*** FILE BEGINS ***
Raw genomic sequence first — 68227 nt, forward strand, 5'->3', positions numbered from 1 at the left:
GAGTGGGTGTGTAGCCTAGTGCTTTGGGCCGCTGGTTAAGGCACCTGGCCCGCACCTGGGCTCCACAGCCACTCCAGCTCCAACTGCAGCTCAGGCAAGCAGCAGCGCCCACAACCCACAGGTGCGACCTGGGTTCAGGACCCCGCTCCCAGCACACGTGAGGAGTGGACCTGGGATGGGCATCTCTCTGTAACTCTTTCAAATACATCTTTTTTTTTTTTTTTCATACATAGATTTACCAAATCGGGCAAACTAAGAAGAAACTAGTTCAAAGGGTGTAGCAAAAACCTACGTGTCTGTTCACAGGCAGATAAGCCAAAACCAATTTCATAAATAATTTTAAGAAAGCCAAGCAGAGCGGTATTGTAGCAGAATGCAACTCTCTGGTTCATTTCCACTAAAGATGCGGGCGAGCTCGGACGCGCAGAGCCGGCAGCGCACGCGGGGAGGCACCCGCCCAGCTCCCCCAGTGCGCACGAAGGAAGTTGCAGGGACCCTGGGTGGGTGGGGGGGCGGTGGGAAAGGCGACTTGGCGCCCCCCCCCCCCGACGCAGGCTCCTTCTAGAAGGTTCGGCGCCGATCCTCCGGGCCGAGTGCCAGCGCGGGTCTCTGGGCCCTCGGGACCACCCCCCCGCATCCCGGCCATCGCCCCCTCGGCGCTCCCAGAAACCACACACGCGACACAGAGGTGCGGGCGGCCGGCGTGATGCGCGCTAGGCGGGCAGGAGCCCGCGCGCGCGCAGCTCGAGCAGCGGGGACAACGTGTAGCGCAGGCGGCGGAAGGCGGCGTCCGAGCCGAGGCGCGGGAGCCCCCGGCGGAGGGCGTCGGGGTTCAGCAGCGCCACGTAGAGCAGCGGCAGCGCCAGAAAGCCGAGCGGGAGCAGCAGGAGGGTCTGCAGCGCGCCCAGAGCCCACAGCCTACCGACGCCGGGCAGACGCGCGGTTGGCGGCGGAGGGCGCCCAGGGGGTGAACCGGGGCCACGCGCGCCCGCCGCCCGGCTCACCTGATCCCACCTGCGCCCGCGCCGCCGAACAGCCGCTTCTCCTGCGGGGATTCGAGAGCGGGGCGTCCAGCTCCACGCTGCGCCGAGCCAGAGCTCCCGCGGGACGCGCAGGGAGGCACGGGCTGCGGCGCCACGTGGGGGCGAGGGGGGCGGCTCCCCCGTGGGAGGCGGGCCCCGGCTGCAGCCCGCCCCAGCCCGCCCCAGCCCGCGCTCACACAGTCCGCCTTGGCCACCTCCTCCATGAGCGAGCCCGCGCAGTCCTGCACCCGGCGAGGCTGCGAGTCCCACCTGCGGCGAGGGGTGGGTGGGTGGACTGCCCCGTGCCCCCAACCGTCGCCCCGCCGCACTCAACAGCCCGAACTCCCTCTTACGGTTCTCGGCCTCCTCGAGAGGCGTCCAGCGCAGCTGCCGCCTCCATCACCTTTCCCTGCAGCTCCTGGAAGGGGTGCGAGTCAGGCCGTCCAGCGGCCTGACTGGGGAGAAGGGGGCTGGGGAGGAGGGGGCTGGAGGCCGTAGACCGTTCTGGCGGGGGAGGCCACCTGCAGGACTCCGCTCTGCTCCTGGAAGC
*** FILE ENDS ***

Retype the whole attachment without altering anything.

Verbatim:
Raw genomic sequence first — 68227 nt, forward strand, 5'->3', positions numbered from 1 at the left:
GAGTGGGTGTGTAGCCTAGTGCTTTGGGCCGCTGGTTAAGGCACCTGGCCCGCACCTGGGCTCCACAGCCACTCCAGCTCCAACTGCAGCTCAGGCAAGCAGCAGCGCCCACAACCCACAGGTGCGACCTGGGTTCAGGACCCCGCTCCCAGCACACGTGAGGAGTGGACCTGGGATGGGCATCTCTCTGTAACTCTTTCAAATACATCTTTTTTTTTTTTTTTCATACATAGATTTACCAAATCGGGCAAACTAAGAAGAAACTAGTTCAAAGGGTGTAGCAAAAACCTACGTGTCTGTTCACAGGCAGATAAGCCAAAACCAATTTCATAAATAATTTTAAGAAAGCCAAGCAGAGCGGTATTGTAGCAGAATGCAACTCTCTGGTTCATTTCCACTAAAGATGCGGGCGAGCTCGGACGCGCAGAGCCGGCAGCGCACGCGGGGAGGCACCCGCCCAGCTCCCCCAGTGCGCACGAAGGAAGTTGCAGGGACCCTGGGTGGGTGGGGGGGCGGTGGGAAAGGCGACTTGGCGCCCCCCCCCCCCGACGCAGGCTCCTTCTAGAAGGTTCGGCGCCGATCCTCCGGGCCGAGTGCCAGCGCGGGTCTCTGGGCCCTCGGGACCACCCCCCCGCATCCCGGCCATCGCCCCCTCGGCGCTCCCAGAAACCACACACGCGACACAGAGGTGCGGGCGGCCGGCGTGATGCGCGCTAGGCGGGCAGGAGCCCGCGCGCGCGCAGCTCGAGCAGCGGGGACAACGTGTAGCGCAGGCGGCGGAAGGCGGCGTCCGAGCCGAGGCGCGGGAGCCCCCGGCGGAGGGCGTCGGGGTTCAGCAGCGCCACGTAGAGCAGCGGCAGCGCCAGAAAGCCGAGCGGGAGCAGCAGGAGGGTCTGCAGCGCGCCCAGAGCCCACAGCCTACCGACGCCGGGCAGACGCGCGGTTGGCGGCGGAGGGCGCCCAGGGGGTGAACCGGGGCCACGCGCGCCCGCCGCCCGGCTCACCTGATCCCACCTGCGCCCGCGCCGCCGAACAGCCGCTTCTCCTGCGGGGATTCGAGAGCGGGGCGTCCAGCTCCACGCTGCGCCGAGCCAGAGCTCCCGCGGGACGCGCAGGGAGGCACGGGCTGCGGCGCCACGTGGGGGCGAGGGGGGCGGCTCCCCCGTGGGAGGCGGGCCCCGGCTGCAGCCCGCCCCAGCCCGCCCCAGCCCGCGCTCACACAGTCCGCCTTGGCCACCTCCTCCATGAGCGAGCCCGCGCAGTCCTGCACCCGGCGAGGCTGCGAGTCCCACCTGCGGCGAGGGGTGGGTGGGTGGACTGCCCCGTGCCCCCAACCGTCGCCCCGCCGCACTCAACAGCCCGAACTCCCTCTTACGGTTCTCGGCCTCCTCGAGAGGCGTCCAGCGCAGCTGCCGCCTCCATCACCTTTCCCTGCAGCTCCTGGAAGGGGTGCGAGTCAGGCCGTCCAGCGGCCTGACTGGGGAGAAGGGGGCTGGGGAGGAGGGGGCTGGAGGCCGTAGACCGTTCTGGCGGGGGAGGCCACCTGCAGGACTCCGCTCTGCTCCTGGAAGC